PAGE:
The announcement came hours before parliament in Greece is expected to ratify an agreement with Egypt which defines maritime boundaries between the two countries, a step which Turkey considers an affront.
NATO states Greece and Turkey have been locked in a dispute over control of eastern Mediterranean waters, which escalated after Ankara sent a seismic survey vessel to the disputed region this month in a move which Athens called illegal.
They are at odds over the rights to potential hydrocarbon resources, based on conflicting claims over the extent of their continental shelves.
The Turkish navy issued the latest advisory, known as a Navtex, on Thursday saying it will hold the shooting exercises in the eastern Mediterranean off the coast of Iskenderun, northeast of Cyprus. It also extended the seismic work of its Oruc Reis survey vessel, southwest of Cyprus, until Sept 1.
As the dispute widened, France said on Wednesday it was joining military exercises with Italy, Greece and Cyprus in the eastern Mediterranean.
Turkish Foreign Ministry spokesman Hami Aksoy said the deployment of French military aircraft in Cyprus violated treaties regarding the control and administration of the island after independence from Britain in 1960.
Aksoy said that France’s stance was dangerously encouraging Greece and Cyprus to further escalate tensions in the region.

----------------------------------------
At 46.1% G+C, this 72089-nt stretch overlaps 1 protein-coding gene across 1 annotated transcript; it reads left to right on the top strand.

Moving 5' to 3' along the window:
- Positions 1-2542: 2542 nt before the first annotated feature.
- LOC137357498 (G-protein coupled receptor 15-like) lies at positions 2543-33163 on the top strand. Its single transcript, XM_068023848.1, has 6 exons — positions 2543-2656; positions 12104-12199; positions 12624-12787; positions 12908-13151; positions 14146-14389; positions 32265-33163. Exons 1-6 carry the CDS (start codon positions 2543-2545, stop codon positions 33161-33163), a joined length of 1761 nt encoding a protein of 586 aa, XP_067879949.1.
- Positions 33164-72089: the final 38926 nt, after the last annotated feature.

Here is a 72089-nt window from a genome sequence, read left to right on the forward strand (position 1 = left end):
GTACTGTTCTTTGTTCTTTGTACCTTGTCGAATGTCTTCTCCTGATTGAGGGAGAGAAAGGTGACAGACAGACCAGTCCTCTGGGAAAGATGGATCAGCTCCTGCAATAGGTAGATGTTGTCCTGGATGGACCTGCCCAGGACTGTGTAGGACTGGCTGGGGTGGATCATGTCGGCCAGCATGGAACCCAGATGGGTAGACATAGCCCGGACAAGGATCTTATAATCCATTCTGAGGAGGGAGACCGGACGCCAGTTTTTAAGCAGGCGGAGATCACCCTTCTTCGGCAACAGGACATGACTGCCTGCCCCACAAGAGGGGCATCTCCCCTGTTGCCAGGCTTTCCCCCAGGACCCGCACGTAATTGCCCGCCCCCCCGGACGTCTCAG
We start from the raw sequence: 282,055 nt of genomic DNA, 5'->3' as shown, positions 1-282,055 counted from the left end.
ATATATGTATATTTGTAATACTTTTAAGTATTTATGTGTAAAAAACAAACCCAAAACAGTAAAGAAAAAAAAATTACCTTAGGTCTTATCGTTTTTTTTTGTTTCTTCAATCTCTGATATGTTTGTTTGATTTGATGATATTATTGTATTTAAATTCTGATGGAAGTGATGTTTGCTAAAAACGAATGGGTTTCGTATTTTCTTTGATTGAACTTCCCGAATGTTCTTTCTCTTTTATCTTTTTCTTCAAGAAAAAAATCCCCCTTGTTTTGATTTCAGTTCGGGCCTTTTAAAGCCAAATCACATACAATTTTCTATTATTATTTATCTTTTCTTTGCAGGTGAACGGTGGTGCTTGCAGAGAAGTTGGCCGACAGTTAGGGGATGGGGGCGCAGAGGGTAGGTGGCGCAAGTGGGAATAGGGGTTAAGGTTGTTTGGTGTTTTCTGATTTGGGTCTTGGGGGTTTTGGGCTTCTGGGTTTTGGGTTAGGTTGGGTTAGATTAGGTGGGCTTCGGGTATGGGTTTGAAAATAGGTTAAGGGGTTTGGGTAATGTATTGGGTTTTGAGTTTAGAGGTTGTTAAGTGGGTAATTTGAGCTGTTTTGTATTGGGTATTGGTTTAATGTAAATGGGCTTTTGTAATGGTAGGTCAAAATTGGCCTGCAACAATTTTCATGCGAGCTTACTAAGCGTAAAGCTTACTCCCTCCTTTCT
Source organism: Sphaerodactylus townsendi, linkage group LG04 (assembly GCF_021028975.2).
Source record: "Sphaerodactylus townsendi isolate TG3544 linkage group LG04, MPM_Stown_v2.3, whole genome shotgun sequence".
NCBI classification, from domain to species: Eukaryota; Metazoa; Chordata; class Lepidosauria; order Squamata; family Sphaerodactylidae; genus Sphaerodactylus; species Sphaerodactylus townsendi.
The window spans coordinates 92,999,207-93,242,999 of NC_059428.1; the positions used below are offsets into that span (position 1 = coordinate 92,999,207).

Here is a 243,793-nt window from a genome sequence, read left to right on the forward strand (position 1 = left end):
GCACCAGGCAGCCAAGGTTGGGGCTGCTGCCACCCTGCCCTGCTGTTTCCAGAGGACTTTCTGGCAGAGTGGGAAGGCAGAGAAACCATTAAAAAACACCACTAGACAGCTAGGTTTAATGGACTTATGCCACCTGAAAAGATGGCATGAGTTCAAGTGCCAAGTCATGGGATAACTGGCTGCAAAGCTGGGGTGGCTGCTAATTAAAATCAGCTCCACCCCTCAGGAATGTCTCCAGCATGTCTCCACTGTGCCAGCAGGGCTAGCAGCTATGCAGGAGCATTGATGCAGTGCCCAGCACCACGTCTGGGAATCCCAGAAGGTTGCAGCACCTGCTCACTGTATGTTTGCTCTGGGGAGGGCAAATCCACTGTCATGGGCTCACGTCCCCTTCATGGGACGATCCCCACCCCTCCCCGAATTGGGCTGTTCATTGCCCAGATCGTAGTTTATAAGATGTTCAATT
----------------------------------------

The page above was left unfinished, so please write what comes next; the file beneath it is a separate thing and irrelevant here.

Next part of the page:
Cyprus was divided in 1974 following a Turkish invasion triggered by a Greek-inspired coup. Turkey recognises the Turkish-populated north of Cyprus as a separate state, which is not recognised by other countries.
Parliament in Greece is expected to ratify an accord on Thursday evening defining its sea boundaries with Egypt, having ratified a similar deal with Italy.
Greece now plans to extend its territorial waters in the Ionian Sea to 12 nautical miles from its coast, from six nautical miles. Turkey has warned that a similar move by Athens in waters east of Greece would be a cause for war.
Greek government spokesman Stelios Petsas said that Greece’s right to shift its western maritime border stems from the Law of the Sea and it reserves the right to do so in other sea areas, when it decides.
“The tension is not created by Greece, which is ready to contribute in a de-escalation,” he said.